1. Each state has specific laws regarding child/spousal support, division of property, and taxes. An agreement is not needed if it's only to put in place what the state already legislates. Thus, knowing what the state laws do/do not cover is essential.
  2. Using mediation first to make decisions regarding the agreement's conditions before actually drafting the document is usually more beneficial and successful than negotiating an already drafted document.
  3. Transparency on the part of both parties regarding all assets, income, and debts is important and key to creating an enforceable prenuptial agreement that both parties can live with.
  4. Cohabitation agreements are crucial, especially if the parties are planning to own property together and have children. The agreement can protect the rights of everyone involved.
  5. Putting certain estate planning documents, such as POAs, in place is wise. If children are involved, guardianship specifications are very much needed.

And Carlson offered these six points worth keeping in mind:

  1. Death is different from divorce; a couple can have different intentions expressed through a will than they would in divorce. With a prenuptial, separate asset agreement can take that into account. Your will can reflect a different division of assets, and you can name your partner beneficiary of life insurance, annuities and retirement assets outside of your estate.
  2. Clear communication is key. Couples need to talk about what they want to keep separate and why, before hiring an attorney. Determine which assets are meant to be in this agreement.
  3. Revisit the documents annually, situations do change, and it is possible to update agreements to keep up with your current needs.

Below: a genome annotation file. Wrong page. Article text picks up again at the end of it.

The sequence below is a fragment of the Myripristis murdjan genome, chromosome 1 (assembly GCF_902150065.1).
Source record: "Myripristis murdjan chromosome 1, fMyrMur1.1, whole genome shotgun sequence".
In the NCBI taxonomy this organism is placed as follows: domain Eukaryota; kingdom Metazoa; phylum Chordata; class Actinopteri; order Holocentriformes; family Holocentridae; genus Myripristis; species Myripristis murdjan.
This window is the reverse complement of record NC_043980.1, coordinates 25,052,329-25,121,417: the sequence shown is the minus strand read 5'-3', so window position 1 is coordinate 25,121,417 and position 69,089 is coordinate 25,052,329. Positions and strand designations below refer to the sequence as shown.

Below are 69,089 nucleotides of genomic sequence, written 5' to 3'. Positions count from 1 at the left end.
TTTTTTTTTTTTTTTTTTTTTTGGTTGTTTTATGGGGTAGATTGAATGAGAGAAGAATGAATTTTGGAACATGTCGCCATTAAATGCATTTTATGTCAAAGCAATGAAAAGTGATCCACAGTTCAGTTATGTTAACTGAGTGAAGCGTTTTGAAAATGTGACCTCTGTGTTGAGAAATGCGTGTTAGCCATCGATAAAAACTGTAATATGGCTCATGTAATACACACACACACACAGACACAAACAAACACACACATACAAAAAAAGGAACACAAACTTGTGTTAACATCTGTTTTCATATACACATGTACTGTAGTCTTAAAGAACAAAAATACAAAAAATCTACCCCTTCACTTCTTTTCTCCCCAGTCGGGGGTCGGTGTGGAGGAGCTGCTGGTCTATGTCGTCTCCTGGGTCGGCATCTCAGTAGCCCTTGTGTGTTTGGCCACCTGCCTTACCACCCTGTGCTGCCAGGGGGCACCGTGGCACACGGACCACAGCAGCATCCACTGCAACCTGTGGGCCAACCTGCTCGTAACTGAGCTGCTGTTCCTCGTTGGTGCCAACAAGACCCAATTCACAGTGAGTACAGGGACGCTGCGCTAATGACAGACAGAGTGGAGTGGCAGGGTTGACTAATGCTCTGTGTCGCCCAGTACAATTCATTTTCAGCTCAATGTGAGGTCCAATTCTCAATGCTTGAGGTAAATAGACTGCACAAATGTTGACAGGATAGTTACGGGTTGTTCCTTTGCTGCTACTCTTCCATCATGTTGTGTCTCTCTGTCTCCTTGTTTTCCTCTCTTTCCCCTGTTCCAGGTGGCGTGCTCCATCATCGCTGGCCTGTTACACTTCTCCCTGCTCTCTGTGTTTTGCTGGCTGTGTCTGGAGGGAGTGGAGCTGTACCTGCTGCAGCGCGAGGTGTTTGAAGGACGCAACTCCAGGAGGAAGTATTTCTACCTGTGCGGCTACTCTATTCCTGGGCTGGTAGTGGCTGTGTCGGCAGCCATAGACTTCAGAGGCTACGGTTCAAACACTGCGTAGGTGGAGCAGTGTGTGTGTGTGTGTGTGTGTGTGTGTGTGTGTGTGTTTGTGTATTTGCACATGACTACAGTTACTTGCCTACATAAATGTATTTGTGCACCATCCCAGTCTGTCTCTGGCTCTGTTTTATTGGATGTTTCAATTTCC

4. Prenuptials usually cover assets coming into a marriage, but what about income earned during a marriage? Some couples want to treat income separately as well. If so, talk about it and have language in your documents to deal with it.
  5. It is possible to have joint assets that you choose to commingle such as a house or perhaps gifts given as a couple. These joint assets can be excluded from those other agreements.
  6. Make sure the assets are listed in a way that supports your prenuptial document. If an asset is separate but put into joint ownership with the trustee, it will be commingled. Ensure assets are either in a trust or listed in the sole owner to keep titling clean and avoid litigation later.

And Jeff Farrar, certified financial planner with Procyon Private Wealth Partners, said prenuptial agreements are a good idea in many circumstances. But each person will need a lawyer and a full and complete disclosure of assets and liabilities. He also recommended drafting the agreement “far ahead of the wedding as possible—months and months.”

He cautioned too that maintaining separate assets of what was brought to the marriage — inheritances, debt, ownership of individual businesses, and the like – could become problematic and offered this advice: “Think in terms of three time buckets--before the marriage, during the marriage and after the marriage.”